CNK's blog

Setting Up Refinery CMS

Refinery has an excellent set of documentation. I am on a new server but one with a very old ruby, so I had to start by installing RVM, installing ruby 1.8.7 and creating a gemset to use for my refinery projects. I chose 1.8.7 because of some of the slow start up problems with rails on 1.9.2 - but later I found that Heroku was recommending 1.9.2. Oh well, I’ll fix that later.

So following the Getting Started guide, I did: gem install refinerycms and then refinerycms refinerytest -d postgresql -u cnk -p sekrit The flags I used were not in the getting started guide - but I found them using refinerycms --help. I already have a Postgresql database (9.0.4) installed and I have admin access to it. So using those flags, I was able to specify Postgresql rather than SQLite, configure it, and then the installer could run the migrations for me. The one flag that appears to be missing is a host flag for the database configuration. So the automatic database configuration and migration only works if your database is available on localhost. If it isn’t, no matter, the installer will tell you that you need to complete the configuration and then run rake db:migrate. (Note, a flag for host was added just a little while after I did this setup.)

The installer finishes by suggesting you run rails server and look at your site at http://localhost:3000. The installer did not create an initial admin user in the migrations. That means there isn’t a standard username and password - which is nice for security. To fix this, the refinery server startup detects there isn’t an existing user and prompts you to add one. Once you have created the initial user, you are redirected to the refinery admin section where you can see the recent activity (e.g. the addition of your admin user). At the top of the page is a suggestion that you update the name of your site - and a link to the settings editor where you can do that.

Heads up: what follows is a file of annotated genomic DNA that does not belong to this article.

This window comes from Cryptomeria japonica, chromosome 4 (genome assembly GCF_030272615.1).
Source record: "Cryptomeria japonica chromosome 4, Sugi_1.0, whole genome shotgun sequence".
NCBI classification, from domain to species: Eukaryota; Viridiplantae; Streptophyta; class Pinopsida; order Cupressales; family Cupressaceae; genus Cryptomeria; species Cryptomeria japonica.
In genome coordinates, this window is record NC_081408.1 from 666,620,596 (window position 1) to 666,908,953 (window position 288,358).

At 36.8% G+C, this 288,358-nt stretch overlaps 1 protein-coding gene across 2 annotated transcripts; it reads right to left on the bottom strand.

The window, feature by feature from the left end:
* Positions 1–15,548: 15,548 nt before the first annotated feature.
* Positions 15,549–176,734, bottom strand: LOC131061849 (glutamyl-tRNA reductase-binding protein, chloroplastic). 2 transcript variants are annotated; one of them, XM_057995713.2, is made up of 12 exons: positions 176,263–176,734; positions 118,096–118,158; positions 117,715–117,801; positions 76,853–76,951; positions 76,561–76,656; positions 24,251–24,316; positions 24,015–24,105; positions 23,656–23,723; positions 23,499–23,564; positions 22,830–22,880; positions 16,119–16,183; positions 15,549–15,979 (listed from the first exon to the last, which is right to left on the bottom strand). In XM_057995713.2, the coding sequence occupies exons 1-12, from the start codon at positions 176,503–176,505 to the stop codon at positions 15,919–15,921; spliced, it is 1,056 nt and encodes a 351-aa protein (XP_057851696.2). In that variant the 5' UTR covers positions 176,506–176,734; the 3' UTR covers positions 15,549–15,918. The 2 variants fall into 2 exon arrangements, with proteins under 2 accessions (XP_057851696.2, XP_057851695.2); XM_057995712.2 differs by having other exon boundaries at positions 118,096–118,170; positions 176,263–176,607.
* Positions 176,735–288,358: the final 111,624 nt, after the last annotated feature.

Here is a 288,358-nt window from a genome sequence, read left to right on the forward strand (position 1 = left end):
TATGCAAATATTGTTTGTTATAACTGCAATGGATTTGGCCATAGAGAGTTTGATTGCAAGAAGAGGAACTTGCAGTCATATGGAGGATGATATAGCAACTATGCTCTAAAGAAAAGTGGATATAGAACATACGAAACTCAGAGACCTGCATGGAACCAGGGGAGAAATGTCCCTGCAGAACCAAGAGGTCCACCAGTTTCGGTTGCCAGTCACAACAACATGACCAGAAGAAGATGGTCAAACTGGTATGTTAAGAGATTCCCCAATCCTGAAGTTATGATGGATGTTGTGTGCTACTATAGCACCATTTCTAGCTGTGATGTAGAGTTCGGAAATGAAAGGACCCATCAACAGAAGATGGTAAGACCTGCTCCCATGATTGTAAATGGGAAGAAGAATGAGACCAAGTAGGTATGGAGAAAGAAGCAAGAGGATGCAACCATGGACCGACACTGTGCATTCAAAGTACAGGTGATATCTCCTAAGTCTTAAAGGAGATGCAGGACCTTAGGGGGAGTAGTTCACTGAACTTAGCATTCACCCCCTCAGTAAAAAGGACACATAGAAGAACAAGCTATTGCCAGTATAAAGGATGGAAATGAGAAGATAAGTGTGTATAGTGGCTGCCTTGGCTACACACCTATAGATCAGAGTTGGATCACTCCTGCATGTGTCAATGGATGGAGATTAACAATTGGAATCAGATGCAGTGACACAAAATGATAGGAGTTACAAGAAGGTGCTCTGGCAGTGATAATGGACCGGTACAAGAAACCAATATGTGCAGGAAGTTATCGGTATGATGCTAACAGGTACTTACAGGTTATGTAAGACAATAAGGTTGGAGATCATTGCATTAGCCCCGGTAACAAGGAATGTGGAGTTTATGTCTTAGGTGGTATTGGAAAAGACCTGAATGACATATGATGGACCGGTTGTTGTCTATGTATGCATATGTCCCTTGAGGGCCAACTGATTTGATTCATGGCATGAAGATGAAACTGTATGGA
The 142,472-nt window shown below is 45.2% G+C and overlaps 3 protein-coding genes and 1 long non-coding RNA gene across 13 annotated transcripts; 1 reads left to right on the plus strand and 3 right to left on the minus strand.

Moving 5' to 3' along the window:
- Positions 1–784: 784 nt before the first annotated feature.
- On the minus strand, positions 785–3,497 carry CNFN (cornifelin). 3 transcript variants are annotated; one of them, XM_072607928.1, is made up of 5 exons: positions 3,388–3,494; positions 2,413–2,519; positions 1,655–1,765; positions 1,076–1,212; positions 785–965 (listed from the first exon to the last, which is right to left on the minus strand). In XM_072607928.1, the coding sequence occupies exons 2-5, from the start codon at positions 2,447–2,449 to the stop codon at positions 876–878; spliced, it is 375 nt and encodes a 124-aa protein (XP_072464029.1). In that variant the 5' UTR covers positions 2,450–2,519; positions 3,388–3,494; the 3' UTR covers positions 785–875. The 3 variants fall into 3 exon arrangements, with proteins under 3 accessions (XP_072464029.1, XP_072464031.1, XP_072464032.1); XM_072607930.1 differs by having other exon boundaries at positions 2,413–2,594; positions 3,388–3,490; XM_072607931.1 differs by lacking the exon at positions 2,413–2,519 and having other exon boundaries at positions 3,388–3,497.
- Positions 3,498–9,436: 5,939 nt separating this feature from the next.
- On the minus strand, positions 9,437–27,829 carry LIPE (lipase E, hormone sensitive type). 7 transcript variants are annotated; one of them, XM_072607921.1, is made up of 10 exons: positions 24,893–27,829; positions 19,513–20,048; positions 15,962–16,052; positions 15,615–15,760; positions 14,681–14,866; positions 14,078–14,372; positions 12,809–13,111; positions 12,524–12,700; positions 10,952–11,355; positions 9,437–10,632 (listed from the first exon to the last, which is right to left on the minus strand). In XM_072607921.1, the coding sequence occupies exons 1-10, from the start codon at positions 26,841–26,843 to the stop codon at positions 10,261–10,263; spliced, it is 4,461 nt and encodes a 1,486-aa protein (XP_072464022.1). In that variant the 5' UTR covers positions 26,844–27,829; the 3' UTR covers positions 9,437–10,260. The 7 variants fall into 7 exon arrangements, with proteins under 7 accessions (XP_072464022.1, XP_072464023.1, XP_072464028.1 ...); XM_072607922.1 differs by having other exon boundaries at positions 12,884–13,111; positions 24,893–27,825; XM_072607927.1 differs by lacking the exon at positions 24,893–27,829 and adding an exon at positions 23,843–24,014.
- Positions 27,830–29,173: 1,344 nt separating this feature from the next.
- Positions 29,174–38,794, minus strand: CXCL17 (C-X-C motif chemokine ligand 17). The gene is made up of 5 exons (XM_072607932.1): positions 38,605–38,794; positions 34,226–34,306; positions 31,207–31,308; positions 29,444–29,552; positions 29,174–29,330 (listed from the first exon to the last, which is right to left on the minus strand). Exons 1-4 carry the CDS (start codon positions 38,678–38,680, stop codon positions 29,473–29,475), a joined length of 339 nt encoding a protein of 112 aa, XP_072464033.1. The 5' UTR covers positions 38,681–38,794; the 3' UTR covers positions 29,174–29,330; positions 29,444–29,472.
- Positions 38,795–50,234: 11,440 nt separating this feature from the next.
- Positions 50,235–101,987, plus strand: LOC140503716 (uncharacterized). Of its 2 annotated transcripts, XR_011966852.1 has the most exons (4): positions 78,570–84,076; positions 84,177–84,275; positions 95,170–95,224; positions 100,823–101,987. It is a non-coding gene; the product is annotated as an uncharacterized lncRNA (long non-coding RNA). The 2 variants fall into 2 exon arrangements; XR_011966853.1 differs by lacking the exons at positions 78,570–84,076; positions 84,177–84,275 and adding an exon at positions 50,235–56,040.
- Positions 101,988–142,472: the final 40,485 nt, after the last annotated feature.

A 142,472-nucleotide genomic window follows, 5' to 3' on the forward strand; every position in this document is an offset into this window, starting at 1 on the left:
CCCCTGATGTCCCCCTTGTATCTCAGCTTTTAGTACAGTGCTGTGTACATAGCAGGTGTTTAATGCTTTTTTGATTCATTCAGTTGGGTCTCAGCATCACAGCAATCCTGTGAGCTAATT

So far, I am really impressed. The install and setup process is quite smooth and well documented - with well placed hints at strategic points along the way. Very professional. My initial impression of the admin interface is that it is clean, well organized, and pretty intuitive. In the upper left hand corner is a link to view the public version of the site…. Ugh!

The back end is nicely laid out and themed - good tabbed interface, very professional looking. But the front end is completely unstyled (or almost completely). That probably makes sense in the context that Refinery was developed in - for a professional web consulting shop who almost certainly has designers on retainer if not on staff. For my current site conversion project the lack of styles is also probably a good thing. But for some other projects I have in mind, the lack of even basic styling means that the first thing I am going to have to do is come up with a design. Not my favorite part about web work. In my professional life I have mostly had the good fortune to work on teams who had designers - really good designers - so it isn’t a skill I have developed. I know from a previous experience with Radiant that it comes out of the box looking pretty good.

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